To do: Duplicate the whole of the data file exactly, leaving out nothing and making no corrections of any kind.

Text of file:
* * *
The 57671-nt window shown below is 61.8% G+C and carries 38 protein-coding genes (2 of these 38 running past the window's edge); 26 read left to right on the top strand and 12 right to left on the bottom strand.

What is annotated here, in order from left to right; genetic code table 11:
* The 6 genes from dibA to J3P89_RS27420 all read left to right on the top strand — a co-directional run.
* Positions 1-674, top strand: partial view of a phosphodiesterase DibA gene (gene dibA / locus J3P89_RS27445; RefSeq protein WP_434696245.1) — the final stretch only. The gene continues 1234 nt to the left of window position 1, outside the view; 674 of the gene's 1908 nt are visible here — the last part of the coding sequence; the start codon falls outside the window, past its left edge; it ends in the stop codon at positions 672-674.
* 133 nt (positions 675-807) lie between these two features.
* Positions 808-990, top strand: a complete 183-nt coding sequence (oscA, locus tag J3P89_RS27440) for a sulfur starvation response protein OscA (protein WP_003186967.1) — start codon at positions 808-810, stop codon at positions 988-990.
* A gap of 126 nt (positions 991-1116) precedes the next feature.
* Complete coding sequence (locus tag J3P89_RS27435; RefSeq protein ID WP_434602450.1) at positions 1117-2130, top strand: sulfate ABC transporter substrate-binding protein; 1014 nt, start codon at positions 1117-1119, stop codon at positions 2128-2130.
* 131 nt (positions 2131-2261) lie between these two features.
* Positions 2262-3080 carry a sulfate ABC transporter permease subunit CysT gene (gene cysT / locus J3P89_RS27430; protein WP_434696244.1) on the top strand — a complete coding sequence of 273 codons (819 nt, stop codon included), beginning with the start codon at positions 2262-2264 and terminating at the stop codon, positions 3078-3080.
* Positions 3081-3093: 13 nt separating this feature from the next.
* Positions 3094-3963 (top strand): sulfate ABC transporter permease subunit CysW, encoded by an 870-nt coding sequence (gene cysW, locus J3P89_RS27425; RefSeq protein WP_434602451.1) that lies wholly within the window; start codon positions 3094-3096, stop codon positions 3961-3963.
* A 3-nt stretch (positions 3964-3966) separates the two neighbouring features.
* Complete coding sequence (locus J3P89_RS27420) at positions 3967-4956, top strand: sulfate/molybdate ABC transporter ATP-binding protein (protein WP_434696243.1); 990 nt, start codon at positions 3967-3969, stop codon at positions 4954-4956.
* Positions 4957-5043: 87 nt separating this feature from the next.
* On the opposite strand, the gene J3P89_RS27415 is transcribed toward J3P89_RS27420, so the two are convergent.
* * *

The 57671-nt window shown below is 61.8% G+C and carries 38 protein-coding genes (2 of these 38 running past the window's edge); 26 read left to right on the top strand and 12 right to left on the bottom strand.

What is annotated here, in order from left to right; genetic code table 11:
* The 6 genes from dibA to J3P89_RS27420 all read left to right on the top strand — a co-directional run.
* Positions 1-674, top strand: partial view of a phosphodiesterase DibA gene (gene dibA / locus J3P89_RS27445; RefSeq protein WP_434696245.1) — the final stretch only. The gene continues 1234 nt to the left of window position 1, outside the view; 674 of the gene's 1908 nt are visible here — the last part of the coding sequence; the start codon falls outside the window, past its left edge; it ends in the stop codon at positions 672-674.
* 133 nt (positions 675-807) lie between these two features.
* Positions 808-990, top strand: a complete 183-nt coding sequence (oscA, locus tag J3P89_RS27440) for a sulfur starvation response protein OscA (protein WP_003186967.1) — start codon at positions 808-810, stop codon at positions 988-990.
* A gap of 126 nt (positions 991-1116) precedes the next feature.
* Complete coding sequence (locus tag J3P89_RS27435; RefSeq protein ID WP_434602450.1) at positions 1117-2130, top strand: sulfate ABC transporter substrate-binding protein; 1014 nt, start codon at positions 1117-1119, stop codon at positions 2128-2130.
* 131 nt (positions 2131-2261) lie between these two features.
* Positions 2262-3080 carry a sulfate ABC transporter permease subunit CysT gene (gene cysT / locus J3P89_RS27430; protein WP_434696244.1) on the top strand — a complete coding sequence of 273 codons (819 nt, stop codon included), beginning with the start codon at positions 2262-2264 and terminating at the stop codon, positions 3078-3080.
* Positions 3081-3093: 13 nt separating this feature from the next.
* Positions 3094-3963 (top strand): sulfate ABC transporter permease subunit CysW, encoded by an 870-nt coding sequence (gene cysW, locus J3P89_RS27425; RefSeq protein WP_434602451.1) that lies wholly within the window; start codon positions 3094-3096, stop codon positions 3961-3963.
* A 3-nt stretch (positions 3964-3966) separates the two neighbouring features.
* Complete coding sequence (locus J3P89_RS27420) at positions 3967-4956, top strand: sulfate/molybdate ABC transporter ATP-binding protein (protein WP_434696243.1); 990 nt, start codon at positions 3967-3969, stop codon at positions 4954-4956.
* Positions 4957-5043: 87 nt separating this feature from the next.
* On the opposite strand, the gene J3P89_RS27415 is transcribed toward J3P89_RS27420, so the two are convergent.